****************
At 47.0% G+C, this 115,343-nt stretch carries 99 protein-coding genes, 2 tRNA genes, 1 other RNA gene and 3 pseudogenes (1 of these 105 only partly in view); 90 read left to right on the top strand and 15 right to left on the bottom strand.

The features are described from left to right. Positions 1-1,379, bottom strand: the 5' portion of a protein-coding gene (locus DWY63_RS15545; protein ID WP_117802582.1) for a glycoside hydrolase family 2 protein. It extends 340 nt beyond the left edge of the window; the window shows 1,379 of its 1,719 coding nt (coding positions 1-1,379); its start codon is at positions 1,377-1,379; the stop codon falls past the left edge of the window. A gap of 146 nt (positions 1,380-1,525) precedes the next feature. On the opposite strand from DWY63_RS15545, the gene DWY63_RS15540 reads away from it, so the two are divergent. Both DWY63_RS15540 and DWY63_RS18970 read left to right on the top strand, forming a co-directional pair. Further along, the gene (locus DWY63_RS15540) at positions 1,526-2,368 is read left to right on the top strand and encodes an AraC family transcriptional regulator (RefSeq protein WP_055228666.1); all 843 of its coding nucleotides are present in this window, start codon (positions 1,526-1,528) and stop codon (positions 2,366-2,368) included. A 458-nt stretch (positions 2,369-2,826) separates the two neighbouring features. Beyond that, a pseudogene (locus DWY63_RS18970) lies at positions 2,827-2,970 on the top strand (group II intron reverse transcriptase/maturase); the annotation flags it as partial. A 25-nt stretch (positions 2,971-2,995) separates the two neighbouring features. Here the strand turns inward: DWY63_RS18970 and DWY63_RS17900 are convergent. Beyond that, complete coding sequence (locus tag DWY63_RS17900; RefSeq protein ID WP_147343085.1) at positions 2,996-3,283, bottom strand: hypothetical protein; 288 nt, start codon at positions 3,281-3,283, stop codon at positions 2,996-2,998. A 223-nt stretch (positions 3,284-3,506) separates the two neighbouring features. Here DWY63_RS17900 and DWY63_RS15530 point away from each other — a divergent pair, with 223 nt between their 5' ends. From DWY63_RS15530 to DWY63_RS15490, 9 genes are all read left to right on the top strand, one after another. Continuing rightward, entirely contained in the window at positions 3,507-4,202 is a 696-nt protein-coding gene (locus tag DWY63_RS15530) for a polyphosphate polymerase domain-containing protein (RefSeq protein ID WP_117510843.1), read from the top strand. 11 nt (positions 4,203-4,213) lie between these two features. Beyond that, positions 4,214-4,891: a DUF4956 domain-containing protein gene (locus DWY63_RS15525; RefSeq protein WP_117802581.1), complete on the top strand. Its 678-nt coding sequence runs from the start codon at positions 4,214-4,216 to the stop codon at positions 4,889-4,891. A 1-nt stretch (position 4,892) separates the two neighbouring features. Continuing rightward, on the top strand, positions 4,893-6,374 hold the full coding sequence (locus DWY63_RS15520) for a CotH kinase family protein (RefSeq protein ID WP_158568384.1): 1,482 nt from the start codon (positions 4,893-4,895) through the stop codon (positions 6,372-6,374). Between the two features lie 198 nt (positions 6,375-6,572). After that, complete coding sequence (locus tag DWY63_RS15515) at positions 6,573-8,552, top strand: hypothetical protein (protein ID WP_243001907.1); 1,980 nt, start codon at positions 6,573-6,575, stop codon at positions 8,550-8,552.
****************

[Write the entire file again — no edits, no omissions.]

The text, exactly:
At 47.0% G+C, this 115,343-nt stretch carries 99 protein-coding genes, 2 tRNA genes, 1 other RNA gene and 3 pseudogenes (1 of these 105 only partly in view); 90 read left to right on the top strand and 15 right to left on the bottom strand.

The features are described from left to right. Positions 1-1,379, bottom strand: the 5' portion of a protein-coding gene (locus DWY63_RS15545; protein ID WP_117802582.1) for a glycoside hydrolase family 2 protein. It extends 340 nt beyond the left edge of the window; the window shows 1,379 of its 1,719 coding nt (coding positions 1-1,379); its start codon is at positions 1,377-1,379; the stop codon falls past the left edge of the window. A gap of 146 nt (positions 1,380-1,525) precedes the next feature. On the opposite strand from DWY63_RS15545, the gene DWY63_RS15540 reads away from it, so the two are divergent. Both DWY63_RS15540 and DWY63_RS18970 read left to right on the top strand, forming a co-directional pair. Further along, the gene (locus DWY63_RS15540) at positions 1,526-2,368 is read left to right on the top strand and encodes an AraC family transcriptional regulator (RefSeq protein WP_055228666.1); all 843 of its coding nucleotides are present in this window, start codon (positions 1,526-1,528) and stop codon (positions 2,366-2,368) included. A 458-nt stretch (positions 2,369-2,826) separates the two neighbouring features. Beyond that, a pseudogene (locus DWY63_RS18970) lies at positions 2,827-2,970 on the top strand (group II intron reverse transcriptase/maturase); the annotation flags it as partial. A 25-nt stretch (positions 2,971-2,995) separates the two neighbouring features. Here the strand turns inward: DWY63_RS18970 and DWY63_RS17900 are convergent. Beyond that, complete coding sequence (locus tag DWY63_RS17900; RefSeq protein ID WP_147343085.1) at positions 2,996-3,283, bottom strand: hypothetical protein; 288 nt, start codon at positions 3,281-3,283, stop codon at positions 2,996-2,998. A 223-nt stretch (positions 3,284-3,506) separates the two neighbouring features. Here DWY63_RS17900 and DWY63_RS15530 point away from each other — a divergent pair, with 223 nt between their 5' ends. From DWY63_RS15530 to DWY63_RS15490, 9 genes are all read left to right on the top strand, one after another. Continuing rightward, entirely contained in the window at positions 3,507-4,202 is a 696-nt protein-coding gene (locus tag DWY63_RS15530) for a polyphosphate polymerase domain-containing protein (RefSeq protein ID WP_117510843.1), read from the top strand. 11 nt (positions 4,203-4,213) lie between these two features. Beyond that, positions 4,214-4,891: a DUF4956 domain-containing protein gene (locus DWY63_RS15525; RefSeq protein WP_117802581.1), complete on the top strand. Its 678-nt coding sequence runs from the start codon at positions 4,214-4,216 to the stop codon at positions 4,889-4,891. A 1-nt stretch (position 4,892) separates the two neighbouring features. Continuing rightward, on the top strand, positions 4,893-6,374 hold the full coding sequence (locus DWY63_RS15520) for a CotH kinase family protein (RefSeq protein ID WP_158568384.1): 1,482 nt from the start codon (positions 4,893-4,895) through the stop codon (positions 6,372-6,374). Between the two features lie 198 nt (positions 6,375-6,572). After that, complete coding sequence (locus tag DWY63_RS15515) at positions 6,573-8,552, top strand: hypothetical protein (protein ID WP_243001907.1); 1,980 nt, start codon at positions 6,573-6,575, stop codon at positions 8,550-8,552.